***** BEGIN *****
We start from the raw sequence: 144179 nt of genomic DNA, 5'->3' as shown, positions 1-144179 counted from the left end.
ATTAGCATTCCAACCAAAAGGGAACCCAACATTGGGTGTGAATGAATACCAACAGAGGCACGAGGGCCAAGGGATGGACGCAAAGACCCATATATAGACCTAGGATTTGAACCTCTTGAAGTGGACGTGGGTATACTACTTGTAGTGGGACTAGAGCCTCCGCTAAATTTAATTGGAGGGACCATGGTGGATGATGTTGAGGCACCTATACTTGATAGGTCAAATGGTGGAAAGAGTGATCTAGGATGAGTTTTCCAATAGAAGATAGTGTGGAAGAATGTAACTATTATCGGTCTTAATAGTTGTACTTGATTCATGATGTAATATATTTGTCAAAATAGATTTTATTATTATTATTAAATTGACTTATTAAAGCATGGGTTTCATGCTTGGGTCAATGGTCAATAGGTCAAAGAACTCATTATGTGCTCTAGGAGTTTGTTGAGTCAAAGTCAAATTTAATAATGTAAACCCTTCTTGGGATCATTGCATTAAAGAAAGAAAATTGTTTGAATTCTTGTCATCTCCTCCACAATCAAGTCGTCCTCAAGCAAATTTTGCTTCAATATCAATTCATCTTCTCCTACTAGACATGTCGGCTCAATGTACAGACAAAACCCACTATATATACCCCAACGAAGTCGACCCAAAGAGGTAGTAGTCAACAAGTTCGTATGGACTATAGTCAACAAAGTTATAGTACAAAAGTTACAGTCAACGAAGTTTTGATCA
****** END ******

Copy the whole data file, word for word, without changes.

We start from the raw sequence: 144179 nt of genomic DNA, 5'->3' as shown, positions 1-144179 counted from the left end.
ATTAGCATTCCAACCAAAAGGGAACCCAACATTGGGTGTGAATGAATACCAACAGAGGCACGAGGGCCAAGGGATGGACGCAAAGACCCATATATAGACCTAGGATTTGAACCTCTTGAAGTGGACGTGGGTATACTACTTGTAGTGGGACTAGAGCCTCCGCTAAATTTAATTGGAGGGACCATGGTGGATGATGTTGAGGCACCTATACTTGATAGGTCAAATGGTGGAAAGAGTGATCTAGGATGAGTTTTCCAATAGAAGATAGTGTGGAAGAATGTAACTATTATCGGTCTTAATAGTTGTACTTGATTCATGATGTAATATATTTGTCAAAATAGATTTTATTATTATTATTAAATTGACTTATTAAAGCATGGGTTTCATGCTTGGGTCAATGGTCAATAGGTCAAAGAACTCATTATGTGCTCTAGGAGTTTGTTGAGTCAAAGTCAAATTTAATAATGTAAACCCTTCTTGGGATCATTGCATTAAAGAAAGAAAATTGTTTGAATTCTTGTCATCTCCTCCACAATCAAGTCGTCCTCAAGCAAATTTTGCTTCAATATCAATTCATCTTCTCCTACTAGACATGTCGGCTCAATGTACAGACAAAACCCACTATATATACCCCAACGAAGTCGACCCAAAGAGGTAGTAGTCAACAAGTTCGTATGGACTATAGTCAACAAAGTTATAGTACAAAAGTTACAGTCAACGAAGTTTTGATCA